We have a President who styles himself a defender of the 99%, particularly at election time, when his every key policy choice has favored the banks. This push the AGs to take a lousy but superficially pretty deal for the cameras, profoundly weakening them before the terms of the deal are finalized, is just par for the course. If you have any doubt about how power is being wielded, consider the treatment of second liens, and what a rejection of basic commercial and contract principles that it represents in the name of protecting the banks from the consequences of their insolvency.

Think about enforceablity, about how the banks get to manage the info flow–er “report” on their compliance–even though the crimes of at issue are forgery and fraud. Of all people, you know those are crimes of “moral turpitude” which can be used to impeach a witness‘s credibility. They systematically produced evidence for impeachment and you’re letting them testify on their own compliance when they have every incentive to say no problems exist, while maintaining the status quo?

Think about the banks’ insincerity: analysts predict foreclosures will increase in the near term. How can they increase if the banks are complying with the terms of the settlement? Not only would some foreclosures get modified instead, but some or even many would be unprosecutable because of securitization fail. Moreover, all the document processing systems in place have to be totally overhauled. We’re talking about a radical realignment of resources, serious hiring and training. That can’t happen fast enough for one of the first consequences of a deal to increase and speed foreclosures.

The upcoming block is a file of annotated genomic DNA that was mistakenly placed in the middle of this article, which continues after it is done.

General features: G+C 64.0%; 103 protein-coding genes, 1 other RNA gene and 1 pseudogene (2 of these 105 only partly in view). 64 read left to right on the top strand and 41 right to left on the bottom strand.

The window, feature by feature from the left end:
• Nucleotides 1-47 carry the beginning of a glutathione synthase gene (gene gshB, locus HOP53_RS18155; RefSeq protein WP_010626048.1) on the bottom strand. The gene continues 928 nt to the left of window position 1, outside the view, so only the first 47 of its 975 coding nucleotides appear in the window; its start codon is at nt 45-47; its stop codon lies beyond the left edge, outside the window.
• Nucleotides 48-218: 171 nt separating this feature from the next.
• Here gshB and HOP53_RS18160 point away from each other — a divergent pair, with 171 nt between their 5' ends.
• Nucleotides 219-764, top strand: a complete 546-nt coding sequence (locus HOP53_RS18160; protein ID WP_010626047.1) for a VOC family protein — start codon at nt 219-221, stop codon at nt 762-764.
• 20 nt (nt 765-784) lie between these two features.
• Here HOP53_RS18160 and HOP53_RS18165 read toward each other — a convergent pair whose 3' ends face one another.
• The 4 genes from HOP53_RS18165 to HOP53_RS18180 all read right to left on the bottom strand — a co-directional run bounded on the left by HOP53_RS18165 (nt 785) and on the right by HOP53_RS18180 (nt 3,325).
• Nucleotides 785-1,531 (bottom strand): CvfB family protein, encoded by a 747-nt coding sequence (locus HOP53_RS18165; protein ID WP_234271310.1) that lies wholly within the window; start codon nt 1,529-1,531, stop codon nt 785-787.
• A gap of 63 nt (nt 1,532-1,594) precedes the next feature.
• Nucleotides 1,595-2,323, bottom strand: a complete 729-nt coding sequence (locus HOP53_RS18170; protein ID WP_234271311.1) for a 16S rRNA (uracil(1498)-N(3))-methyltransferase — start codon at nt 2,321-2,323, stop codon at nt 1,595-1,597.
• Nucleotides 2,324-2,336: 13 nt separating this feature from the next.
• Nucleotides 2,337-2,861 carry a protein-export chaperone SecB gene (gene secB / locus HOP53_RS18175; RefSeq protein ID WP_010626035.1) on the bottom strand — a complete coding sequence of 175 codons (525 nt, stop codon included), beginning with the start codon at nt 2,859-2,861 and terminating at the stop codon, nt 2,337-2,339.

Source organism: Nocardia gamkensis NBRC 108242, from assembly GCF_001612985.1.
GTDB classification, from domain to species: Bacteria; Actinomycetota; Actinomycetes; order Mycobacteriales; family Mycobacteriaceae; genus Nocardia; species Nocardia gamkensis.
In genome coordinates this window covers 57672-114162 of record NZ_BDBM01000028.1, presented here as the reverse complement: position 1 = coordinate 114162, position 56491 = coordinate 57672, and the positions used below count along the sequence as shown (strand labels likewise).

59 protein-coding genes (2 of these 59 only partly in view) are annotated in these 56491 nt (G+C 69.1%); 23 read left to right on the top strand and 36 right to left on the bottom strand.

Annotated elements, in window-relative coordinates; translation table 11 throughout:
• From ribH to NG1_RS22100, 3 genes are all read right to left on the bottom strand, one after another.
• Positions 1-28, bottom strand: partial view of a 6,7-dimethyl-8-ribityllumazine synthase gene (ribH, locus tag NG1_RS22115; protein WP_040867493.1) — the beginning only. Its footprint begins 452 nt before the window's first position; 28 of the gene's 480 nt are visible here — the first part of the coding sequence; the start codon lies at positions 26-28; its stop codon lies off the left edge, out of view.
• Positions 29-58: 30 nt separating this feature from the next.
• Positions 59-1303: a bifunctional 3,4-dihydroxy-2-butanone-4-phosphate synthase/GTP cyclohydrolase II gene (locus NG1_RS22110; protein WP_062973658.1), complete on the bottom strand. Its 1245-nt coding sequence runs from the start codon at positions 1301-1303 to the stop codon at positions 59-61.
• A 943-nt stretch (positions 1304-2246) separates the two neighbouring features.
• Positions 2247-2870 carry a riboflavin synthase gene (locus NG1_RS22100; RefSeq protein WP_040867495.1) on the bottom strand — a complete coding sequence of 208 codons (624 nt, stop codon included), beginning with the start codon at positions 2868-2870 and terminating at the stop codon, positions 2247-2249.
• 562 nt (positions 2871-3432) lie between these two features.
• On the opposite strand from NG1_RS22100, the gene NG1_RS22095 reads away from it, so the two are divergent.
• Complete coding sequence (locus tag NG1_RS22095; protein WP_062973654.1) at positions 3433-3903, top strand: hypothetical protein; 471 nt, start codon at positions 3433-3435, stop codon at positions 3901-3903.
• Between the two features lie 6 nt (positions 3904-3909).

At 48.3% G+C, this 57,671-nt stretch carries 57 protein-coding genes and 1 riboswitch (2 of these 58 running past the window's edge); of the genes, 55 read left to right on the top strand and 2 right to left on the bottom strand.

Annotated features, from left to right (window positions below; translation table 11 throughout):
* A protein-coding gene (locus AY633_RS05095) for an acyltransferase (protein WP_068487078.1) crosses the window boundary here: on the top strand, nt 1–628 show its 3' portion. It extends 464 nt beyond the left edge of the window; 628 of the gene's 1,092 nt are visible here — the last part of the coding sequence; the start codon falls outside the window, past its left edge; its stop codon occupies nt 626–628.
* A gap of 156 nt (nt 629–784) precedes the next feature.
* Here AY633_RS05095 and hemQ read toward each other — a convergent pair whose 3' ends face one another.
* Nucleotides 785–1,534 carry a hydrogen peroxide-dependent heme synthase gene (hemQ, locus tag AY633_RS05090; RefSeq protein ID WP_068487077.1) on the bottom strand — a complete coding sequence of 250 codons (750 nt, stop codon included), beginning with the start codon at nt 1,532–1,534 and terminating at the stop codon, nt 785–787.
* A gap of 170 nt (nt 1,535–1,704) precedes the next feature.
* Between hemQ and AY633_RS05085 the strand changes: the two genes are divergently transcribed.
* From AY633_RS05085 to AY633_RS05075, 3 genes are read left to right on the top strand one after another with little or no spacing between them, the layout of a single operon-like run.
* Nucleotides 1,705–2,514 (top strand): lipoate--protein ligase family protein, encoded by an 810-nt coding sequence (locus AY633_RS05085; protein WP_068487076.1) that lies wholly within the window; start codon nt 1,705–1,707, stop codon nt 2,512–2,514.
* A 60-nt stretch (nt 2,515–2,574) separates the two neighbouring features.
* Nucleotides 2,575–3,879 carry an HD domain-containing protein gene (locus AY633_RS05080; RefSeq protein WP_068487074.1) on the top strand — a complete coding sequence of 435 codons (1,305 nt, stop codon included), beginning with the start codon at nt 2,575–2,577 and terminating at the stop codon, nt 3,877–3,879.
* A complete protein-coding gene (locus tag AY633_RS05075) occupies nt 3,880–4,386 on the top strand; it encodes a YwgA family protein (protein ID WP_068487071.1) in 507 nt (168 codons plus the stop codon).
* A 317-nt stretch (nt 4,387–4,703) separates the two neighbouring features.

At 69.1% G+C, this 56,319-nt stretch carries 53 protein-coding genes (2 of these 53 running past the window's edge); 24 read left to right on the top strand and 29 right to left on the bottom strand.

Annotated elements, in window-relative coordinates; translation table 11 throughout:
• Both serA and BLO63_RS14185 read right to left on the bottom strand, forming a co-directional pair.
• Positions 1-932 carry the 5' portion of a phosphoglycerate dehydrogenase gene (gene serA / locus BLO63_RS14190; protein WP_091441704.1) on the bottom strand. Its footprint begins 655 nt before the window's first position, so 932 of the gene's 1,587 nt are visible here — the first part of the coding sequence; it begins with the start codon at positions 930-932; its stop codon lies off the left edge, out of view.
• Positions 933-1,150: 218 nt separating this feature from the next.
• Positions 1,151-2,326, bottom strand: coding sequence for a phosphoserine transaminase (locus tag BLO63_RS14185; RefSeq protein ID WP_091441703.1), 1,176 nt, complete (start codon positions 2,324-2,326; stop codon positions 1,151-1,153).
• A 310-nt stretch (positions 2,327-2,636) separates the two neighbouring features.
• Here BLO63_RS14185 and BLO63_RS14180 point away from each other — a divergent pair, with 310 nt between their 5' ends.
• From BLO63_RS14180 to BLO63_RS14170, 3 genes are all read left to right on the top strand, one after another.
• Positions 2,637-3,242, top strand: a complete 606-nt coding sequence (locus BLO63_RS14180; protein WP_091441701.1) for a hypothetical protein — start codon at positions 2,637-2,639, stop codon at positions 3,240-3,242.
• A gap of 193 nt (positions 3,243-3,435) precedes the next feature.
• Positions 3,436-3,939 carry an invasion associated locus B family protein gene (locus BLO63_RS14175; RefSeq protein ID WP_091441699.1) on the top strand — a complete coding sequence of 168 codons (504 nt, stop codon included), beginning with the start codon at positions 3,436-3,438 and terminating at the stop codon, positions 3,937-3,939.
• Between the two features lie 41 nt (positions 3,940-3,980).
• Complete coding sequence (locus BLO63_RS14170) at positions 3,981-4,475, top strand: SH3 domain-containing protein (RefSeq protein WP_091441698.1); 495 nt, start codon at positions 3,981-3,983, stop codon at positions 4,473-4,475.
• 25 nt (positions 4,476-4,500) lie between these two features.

If the AGs don’t stand up to the Feds and the banks and refuse to take a bad deal, where is the public supposed to find our champion(s)?

I know the mantra is just wait, the good stuff comes next. But what set of facts can we point to that lets us rely on that statement in good faith? Hope and faith aren’t enough. You can’t prove securities fraud if all you can show is that you had hope and faith that the facially absurd statement was true. And given law enforcement in recent years, including this mortgage deal, the idea that something much bigger, much better is around the corner is facially absurd.

I’ll say this: journalists and organizers can and must do a better job of fully informing the electorate, empowering everyone to speak with a coherent voice on these issues. But the AGs’ commitment and loyalty can’t be contingent on grass roots action. I know the FDR quote. But I also know our soldiers don’t say, Hey, you want me to do the right thing? Go ahead and make me do it. Why should we have to make you do the right thing? The analogy between you and soldiers may not be apt, but it’s a lot more apt than you as Presidents.

At least that’s how I see it. And I want to say: Based on the public record, not inside intel (I don’t have any)  I think Biden would’ve held out if even one other state had stood with him.

Sincerely,

Abigail Caplovitz Field